Tom Jones has consistently reinvented himself. His “country period” was particularly abysmal, but after his first manager died and Jones' son, Mark Woodward, replaced him, he began to flirt with contemporary music. Jones has always covered and interpreted other people's songs, but he had a late career breakthrough, primarily in Britain, when he recorded Prince's Kiss with the sychn-pop group Art Of Noise.
To be fair, Jones never stopped being a star in Britain but many young musicians, no doubt immersed in his liquid honey baritone pouring from their mother's radio as they played at mom's feet, recognized Jones as the sort of iconic legend they would love to give back to or share their love of music with. Jones subsequently put out Reload in 1999, a set of duet covers with diverse and eclectic rockers backing him (The Cardigans, Stereophonics, The Pretenders, Portishead, Barenaked Ladies, Van Morrison and so forth). And in 2004 Jones put out a terrific jump-blues record with piano virtuoso and ex-Squeeze stalwart Jools Holland.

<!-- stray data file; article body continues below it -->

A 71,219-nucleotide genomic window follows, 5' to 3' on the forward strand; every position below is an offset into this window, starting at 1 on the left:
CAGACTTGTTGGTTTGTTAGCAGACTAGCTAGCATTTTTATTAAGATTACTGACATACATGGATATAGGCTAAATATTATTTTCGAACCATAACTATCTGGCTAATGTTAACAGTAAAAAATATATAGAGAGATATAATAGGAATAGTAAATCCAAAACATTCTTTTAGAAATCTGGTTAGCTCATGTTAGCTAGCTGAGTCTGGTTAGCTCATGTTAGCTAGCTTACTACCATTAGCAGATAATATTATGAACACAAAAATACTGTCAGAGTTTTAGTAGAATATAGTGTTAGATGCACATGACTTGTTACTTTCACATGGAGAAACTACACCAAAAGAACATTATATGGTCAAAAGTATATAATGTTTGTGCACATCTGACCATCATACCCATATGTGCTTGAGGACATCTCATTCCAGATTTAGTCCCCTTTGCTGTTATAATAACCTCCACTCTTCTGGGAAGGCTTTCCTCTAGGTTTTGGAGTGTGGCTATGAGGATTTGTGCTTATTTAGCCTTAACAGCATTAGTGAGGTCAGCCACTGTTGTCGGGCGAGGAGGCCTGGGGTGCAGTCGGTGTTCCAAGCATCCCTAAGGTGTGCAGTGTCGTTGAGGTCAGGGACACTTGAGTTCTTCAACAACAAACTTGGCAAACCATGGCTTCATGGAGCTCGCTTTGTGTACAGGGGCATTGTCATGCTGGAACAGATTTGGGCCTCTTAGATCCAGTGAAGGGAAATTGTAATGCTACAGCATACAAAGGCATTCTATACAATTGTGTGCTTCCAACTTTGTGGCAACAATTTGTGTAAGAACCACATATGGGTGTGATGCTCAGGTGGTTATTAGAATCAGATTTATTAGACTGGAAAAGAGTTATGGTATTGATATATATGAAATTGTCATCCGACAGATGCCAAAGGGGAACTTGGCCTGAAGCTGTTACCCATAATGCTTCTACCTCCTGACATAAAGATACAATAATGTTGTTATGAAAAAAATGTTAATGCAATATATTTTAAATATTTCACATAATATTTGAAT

What to Recommend Then?
I find it hard, though, to recommend any particular album from Tom Jones extensive 45 year library. I didn't care for much of anything found in the first 35, but if you are intrigued by his Spirit in the Room you can follow up with Praise and Blame, Reload, or—my pick—Tom Jones & Jools Holland.
However, for those with deep pockets and a completist fetish there is 2003's perverse gift, the Christmas release, The Definitive Tom Jones 1964-2002 [Box Set]. This is a 4-disc career-spanning retrospective. I wouldn't try digesting this all in one go though. On the plus side, this is the only place you can find his definitive cover of the Rolling Stones tune “Gimme Shelter,” Jones charging in—full howl—with post-punkers New Model Army in hot pursuit.
And it don't get much better than this:
Check out our review of his Spirit in the Room.